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Old September 10, 2011, 07:14 PM
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AkG AkG is offline
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Honestly, I think for most enthusiasts its not actually a matter of "dislike"; rather it is simply the fact that most of us are ultra conservative in our approach to components. If you have 3 or 4 models of a given product you trust or consider to be "known good parts" the chances of you "taking a risk" on a unknown are very unlikely. This sometimes translates into a bit of fanboism with comments that dont properly convey this attitude (e.g. "XYZ sucks") when in fact what most of us mean is "I have other products I know to be good...why risk it on an unknown...and why should YOU risk it?".

Perfect example of this is by simply compare and contrasting how say Corsair and OCZ usually go about "breaking into" a new market.

Corsair taps one of the most trusted names for their first foray into it. Such as Seasonic or Asetek. They rarely are in the bottom half of a given niches price range. They rarely do MIRs on them. More importantly IF the first foray does not pay off they switch things up and change OEM (take the later CoolIT based Hydro coolers as a great example). Basically, Corsair takes an ultra conservative approach that plays to the enthusiast communities strengths, beliefs and biases. IF they do break into the market then and only then to do they "risk it" by changing things up and offering lower models. BUT still keep the high end kit the same.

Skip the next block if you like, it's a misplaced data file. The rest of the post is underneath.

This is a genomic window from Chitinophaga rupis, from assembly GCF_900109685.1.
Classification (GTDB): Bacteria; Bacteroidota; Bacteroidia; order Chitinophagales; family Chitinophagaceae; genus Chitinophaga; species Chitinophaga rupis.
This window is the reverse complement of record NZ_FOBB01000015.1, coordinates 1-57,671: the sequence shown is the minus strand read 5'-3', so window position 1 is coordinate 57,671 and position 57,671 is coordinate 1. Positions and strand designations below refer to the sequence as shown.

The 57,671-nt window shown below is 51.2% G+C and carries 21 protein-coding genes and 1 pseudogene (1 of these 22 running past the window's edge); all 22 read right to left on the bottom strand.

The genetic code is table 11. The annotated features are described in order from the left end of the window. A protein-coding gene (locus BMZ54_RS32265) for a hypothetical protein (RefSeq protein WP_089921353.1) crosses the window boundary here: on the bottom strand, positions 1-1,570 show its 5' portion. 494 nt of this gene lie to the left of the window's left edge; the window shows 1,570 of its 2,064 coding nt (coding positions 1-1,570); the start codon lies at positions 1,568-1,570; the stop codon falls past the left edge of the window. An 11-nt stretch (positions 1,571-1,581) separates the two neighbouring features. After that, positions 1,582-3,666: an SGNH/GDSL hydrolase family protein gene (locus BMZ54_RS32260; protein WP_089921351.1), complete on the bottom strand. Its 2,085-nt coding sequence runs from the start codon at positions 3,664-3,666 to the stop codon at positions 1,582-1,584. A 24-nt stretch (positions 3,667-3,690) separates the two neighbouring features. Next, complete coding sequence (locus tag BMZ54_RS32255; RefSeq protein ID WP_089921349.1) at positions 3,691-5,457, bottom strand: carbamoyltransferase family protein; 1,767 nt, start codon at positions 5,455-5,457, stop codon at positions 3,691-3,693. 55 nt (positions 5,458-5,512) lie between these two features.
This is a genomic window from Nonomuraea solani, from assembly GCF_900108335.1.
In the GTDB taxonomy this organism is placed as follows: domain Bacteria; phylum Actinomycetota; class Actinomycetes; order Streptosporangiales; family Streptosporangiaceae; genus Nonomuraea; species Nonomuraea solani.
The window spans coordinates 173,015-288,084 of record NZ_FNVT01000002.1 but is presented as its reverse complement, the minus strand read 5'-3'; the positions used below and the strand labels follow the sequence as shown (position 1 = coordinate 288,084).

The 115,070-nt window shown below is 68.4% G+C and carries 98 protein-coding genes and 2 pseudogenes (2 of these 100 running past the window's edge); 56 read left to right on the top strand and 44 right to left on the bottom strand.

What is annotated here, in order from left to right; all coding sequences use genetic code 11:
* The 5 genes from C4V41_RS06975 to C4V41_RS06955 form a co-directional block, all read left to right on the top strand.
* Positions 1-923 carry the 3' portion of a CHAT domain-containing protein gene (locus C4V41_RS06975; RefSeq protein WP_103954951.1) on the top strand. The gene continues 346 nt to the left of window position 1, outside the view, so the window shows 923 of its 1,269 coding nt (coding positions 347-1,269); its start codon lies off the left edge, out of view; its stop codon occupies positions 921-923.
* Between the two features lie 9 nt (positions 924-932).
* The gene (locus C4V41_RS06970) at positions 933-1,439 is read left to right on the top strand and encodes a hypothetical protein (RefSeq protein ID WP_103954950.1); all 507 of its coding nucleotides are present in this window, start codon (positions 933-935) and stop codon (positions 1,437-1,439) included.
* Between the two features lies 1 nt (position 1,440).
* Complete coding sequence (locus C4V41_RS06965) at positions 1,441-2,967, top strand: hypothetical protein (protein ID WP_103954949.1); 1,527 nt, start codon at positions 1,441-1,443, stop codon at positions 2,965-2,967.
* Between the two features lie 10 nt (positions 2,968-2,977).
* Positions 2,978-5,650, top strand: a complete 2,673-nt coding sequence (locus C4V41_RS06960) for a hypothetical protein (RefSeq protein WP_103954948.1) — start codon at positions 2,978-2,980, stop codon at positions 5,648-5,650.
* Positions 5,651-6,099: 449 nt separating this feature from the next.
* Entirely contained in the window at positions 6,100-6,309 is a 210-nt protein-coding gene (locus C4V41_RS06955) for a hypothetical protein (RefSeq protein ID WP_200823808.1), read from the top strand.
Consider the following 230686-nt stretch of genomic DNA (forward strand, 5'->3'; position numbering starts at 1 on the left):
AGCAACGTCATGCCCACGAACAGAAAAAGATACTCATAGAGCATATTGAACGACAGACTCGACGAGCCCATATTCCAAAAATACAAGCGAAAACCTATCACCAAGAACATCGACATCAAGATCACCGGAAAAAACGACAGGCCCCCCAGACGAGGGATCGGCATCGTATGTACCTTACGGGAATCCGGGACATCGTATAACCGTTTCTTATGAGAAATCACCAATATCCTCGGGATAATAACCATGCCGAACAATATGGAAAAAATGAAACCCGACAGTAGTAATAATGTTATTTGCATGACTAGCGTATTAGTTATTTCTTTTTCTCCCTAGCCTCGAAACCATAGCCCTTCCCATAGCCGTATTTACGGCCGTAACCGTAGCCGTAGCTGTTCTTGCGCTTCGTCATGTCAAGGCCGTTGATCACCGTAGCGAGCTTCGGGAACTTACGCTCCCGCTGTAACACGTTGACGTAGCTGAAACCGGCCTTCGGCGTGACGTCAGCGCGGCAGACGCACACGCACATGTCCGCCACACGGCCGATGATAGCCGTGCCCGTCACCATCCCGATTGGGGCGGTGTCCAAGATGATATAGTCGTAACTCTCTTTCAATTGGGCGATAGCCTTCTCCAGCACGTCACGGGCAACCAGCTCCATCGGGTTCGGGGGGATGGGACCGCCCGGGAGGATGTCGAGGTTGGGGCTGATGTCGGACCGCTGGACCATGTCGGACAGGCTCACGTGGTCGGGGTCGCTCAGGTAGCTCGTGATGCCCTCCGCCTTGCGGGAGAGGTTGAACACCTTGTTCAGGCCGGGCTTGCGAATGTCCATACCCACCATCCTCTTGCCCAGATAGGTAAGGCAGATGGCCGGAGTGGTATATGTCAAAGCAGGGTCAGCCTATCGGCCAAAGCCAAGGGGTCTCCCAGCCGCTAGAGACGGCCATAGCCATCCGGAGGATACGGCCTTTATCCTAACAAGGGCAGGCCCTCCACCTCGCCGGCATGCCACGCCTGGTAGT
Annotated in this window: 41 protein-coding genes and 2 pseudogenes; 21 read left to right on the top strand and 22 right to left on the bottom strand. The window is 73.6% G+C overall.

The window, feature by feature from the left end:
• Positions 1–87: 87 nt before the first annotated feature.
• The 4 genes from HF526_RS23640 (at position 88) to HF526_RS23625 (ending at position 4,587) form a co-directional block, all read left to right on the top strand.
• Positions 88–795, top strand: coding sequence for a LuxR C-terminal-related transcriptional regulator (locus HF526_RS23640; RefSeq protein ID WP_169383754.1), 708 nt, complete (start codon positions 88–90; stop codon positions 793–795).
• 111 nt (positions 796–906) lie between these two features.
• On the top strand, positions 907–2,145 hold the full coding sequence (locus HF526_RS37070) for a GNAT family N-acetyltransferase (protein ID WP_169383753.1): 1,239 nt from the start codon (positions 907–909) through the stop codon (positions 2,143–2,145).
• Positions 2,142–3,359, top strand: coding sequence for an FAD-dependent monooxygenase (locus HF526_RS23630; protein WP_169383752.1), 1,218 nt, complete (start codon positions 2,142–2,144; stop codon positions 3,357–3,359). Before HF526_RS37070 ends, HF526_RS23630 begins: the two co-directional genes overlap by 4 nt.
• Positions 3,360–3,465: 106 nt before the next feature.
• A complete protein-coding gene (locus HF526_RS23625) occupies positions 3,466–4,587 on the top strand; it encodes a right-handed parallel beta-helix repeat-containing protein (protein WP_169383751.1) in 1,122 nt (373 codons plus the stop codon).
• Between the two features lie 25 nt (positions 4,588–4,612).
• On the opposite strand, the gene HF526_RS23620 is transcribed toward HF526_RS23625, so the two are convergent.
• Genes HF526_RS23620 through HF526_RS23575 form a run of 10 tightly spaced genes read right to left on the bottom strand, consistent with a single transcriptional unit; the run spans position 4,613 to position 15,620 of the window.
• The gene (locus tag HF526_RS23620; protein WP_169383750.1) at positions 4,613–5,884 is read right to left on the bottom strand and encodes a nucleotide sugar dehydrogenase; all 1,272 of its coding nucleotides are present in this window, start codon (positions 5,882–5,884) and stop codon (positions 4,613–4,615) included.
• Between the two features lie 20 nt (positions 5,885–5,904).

Compare this to OCZ who take larger risks and prefer to break into a market via lower price. Sometimes it works out. Sometimes it does not.

Take their SSDs. They basically found Indilinx and made it THE controller to own (and yes I am ignoring their first JM ones...as JM was basically one of the only games in town that early on). They also usually come in with VERY competitive prices and rely heavily on MIRs to make their new kit even more tempting. Sadly, all this does NOT play to the enthusiasts biases and beliefs ("We" for the most part do NOT take MIRs into account with price. In fact, many consider this to be a sign of weakness in a product and a "good" reason to stay away from it until it is PROVEN to be good kit)... Thus more friction and they have to PROVE its good kit before a large portion of the enthusiast niche will buy.

Each business model has its strengths and its weaknesses. Neither is perfect or even optimal. It really is just a case of what "we" like to see vs what "works" for a given company. Hell, the enthusiast community is only one slice of the pie and what another slice prefers could be the exact opposite. ;)

Just my 2 cents....YMMV. :)
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